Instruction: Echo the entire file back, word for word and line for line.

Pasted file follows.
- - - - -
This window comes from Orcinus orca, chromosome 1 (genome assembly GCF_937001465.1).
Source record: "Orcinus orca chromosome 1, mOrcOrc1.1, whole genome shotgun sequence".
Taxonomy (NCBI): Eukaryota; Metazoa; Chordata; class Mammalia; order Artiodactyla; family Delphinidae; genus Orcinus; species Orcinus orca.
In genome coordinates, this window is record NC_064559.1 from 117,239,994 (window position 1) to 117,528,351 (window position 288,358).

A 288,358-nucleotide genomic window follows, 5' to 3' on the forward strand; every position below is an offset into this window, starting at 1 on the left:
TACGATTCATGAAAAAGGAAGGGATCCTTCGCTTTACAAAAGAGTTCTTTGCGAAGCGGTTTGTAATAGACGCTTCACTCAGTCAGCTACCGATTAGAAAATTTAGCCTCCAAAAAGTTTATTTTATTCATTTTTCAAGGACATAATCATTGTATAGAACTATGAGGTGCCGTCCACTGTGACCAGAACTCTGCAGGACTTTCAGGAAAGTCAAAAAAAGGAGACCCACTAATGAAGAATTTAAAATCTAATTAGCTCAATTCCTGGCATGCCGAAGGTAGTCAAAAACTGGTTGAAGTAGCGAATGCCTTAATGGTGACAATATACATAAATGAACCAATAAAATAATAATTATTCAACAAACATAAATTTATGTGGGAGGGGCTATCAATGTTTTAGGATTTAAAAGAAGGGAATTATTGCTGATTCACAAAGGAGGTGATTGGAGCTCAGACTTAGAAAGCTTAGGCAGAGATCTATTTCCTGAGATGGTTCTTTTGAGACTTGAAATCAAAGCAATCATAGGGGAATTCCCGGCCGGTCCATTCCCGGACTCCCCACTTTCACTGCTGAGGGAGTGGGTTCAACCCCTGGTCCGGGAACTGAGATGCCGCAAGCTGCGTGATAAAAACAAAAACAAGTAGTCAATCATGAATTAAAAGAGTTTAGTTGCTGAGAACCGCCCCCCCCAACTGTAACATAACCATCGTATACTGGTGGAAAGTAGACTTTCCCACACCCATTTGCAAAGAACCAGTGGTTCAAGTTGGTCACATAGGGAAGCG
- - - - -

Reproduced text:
This window comes from Orcinus orca, chromosome 1 (genome assembly GCF_937001465.1).
Source record: "Orcinus orca chromosome 1, mOrcOrc1.1, whole genome shotgun sequence".
Taxonomy (NCBI): Eukaryota; Metazoa; Chordata; class Mammalia; order Artiodactyla; family Delphinidae; genus Orcinus; species Orcinus orca.
In genome coordinates, this window is record NC_064559.1 from 117,239,994 (window position 1) to 117,528,351 (window position 288,358).

A 288,358-nucleotide genomic window follows, 5' to 3' on the forward strand; every position below is an offset into this window, starting at 1 on the left:
TACGATTCATGAAAAAGGAAGGGATCCTTCGCTTTACAAAAGAGTTCTTTGCGAAGCGGTTTGTAATAGACGCTTCACTCAGTCAGCTACCGATTAGAAAATTTAGCCTCCAAAAAGTTTATTTTATTCATTTTTCAAGGACATAATCATTGTATAGAACTATGAGGTGCCGTCCACTGTGACCAGAACTCTGCAGGACTTTCAGGAAAGTCAAAAAAAGGAGACCCACTAATGAAGAATTTAAAATCTAATTAGCTCAATTCCTGGCATGCCGAAGGTAGTCAAAAACTGGTTGAAGTAGCGAATGCCTTAATGGTGACAATATACATAAATGAACCAATAAAATAATAATTATTCAACAAACATAAATTTATGTGGGAGGGGCTATCAATGTTTTAGGATTTAAAAGAAGGGAATTATTGCTGATTCACAAAGGAGGTGATTGGAGCTCAGACTTAGAAAGCTTAGGCAGAGATCTATTTCCTGAGATGGTTCTTTTGAGACTTGAAATCAAAGCAATCATAGGGGAATTCCCGGCCGGTCCATTCCCGGACTCCCCACTTTCACTGCTGAGGGAGTGGGTTCAACCCCTGGTCCGGGAACTGAGATGCCGCAAGCTGCGTGATAAAAACAAAAACAAGTAGTCAATCATGAATTAAAAGAGTTTAGTTGCTGAGAACCGCCCCCCCCAACTGTAACATAACCATCGTATACTGGTGGAAAGTAGACTTTCCCACACCCATTTGCAAAGAACCAGTGGTTCAAGTTGGTCACATAGGGAAGCG